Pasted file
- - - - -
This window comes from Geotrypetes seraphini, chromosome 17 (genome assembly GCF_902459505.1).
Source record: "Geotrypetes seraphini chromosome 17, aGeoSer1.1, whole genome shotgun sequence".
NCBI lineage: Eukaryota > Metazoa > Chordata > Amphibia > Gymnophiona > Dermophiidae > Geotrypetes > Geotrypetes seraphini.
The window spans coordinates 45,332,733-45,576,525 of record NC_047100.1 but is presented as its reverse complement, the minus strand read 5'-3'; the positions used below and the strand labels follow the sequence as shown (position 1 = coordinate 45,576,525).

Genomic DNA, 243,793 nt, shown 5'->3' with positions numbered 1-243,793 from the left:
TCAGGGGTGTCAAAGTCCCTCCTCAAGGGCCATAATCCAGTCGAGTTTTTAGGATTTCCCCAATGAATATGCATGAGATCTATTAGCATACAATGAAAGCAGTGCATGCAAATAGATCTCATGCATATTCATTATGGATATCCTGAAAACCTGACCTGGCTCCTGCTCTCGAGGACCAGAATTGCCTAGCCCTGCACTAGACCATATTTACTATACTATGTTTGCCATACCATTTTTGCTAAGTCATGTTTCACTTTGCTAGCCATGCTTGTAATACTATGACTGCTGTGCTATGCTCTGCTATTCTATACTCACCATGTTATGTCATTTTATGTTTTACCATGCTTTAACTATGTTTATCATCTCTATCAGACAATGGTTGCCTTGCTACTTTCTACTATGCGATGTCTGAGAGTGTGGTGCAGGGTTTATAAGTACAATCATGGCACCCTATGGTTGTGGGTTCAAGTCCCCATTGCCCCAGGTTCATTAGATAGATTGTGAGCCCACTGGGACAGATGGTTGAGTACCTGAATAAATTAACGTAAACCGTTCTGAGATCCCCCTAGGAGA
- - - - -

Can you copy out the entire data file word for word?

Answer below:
This window comes from Geotrypetes seraphini, chromosome 17 (genome assembly GCF_902459505.1).
Source record: "Geotrypetes seraphini chromosome 17, aGeoSer1.1, whole genome shotgun sequence".
NCBI lineage: Eukaryota > Metazoa > Chordata > Amphibia > Gymnophiona > Dermophiidae > Geotrypetes > Geotrypetes seraphini.
The window spans coordinates 45,332,733-45,576,525 of record NC_047100.1 but is presented as its reverse complement, the minus strand read 5'-3'; the positions used below and the strand labels follow the sequence as shown (position 1 = coordinate 45,576,525).

Genomic DNA, 243,793 nt, shown 5'->3' with positions numbered 1-243,793 from the left:
TCAGGGGTGTCAAAGTCCCTCCTCAAGGGCCATAATCCAGTCGAGTTTTTAGGATTTCCCCAATGAATATGCATGAGATCTATTAGCATACAATGAAAGCAGTGCATGCAAATAGATCTCATGCATATTCATTATGGATATCCTGAAAACCTGACCTGGCTCCTGCTCTCGAGGACCAGAATTGCCTAGCCCTGCACTAGACCATATTTACTATACTATGTTTGCCATACCATTTTTGCTAAGTCATGTTTCACTTTGCTAGCCATGCTTGTAATACTATGACTGCTGTGCTATGCTCTGCTATTCTATACTCACCATGTTATGTCATTTTATGTTTTACCATGCTTTAACTATGTTTATCATCTCTATCAGACAATGGTTGCCTTGCTACTTTCTACTATGCGATGTCTGAGAGTGTGGTGCAGGGTTTATAAGTACAATCATGGCACCCTATGGTTGTGGGTTCAAGTCCCCATTGCCCCAGGTTCATTAGATAGATTGTGAGCCCACTGGGACAGATGGTTGAGTACCTGAATAAATTAACGTAAACCGTTCTGAGATCCCCCTAGGAGA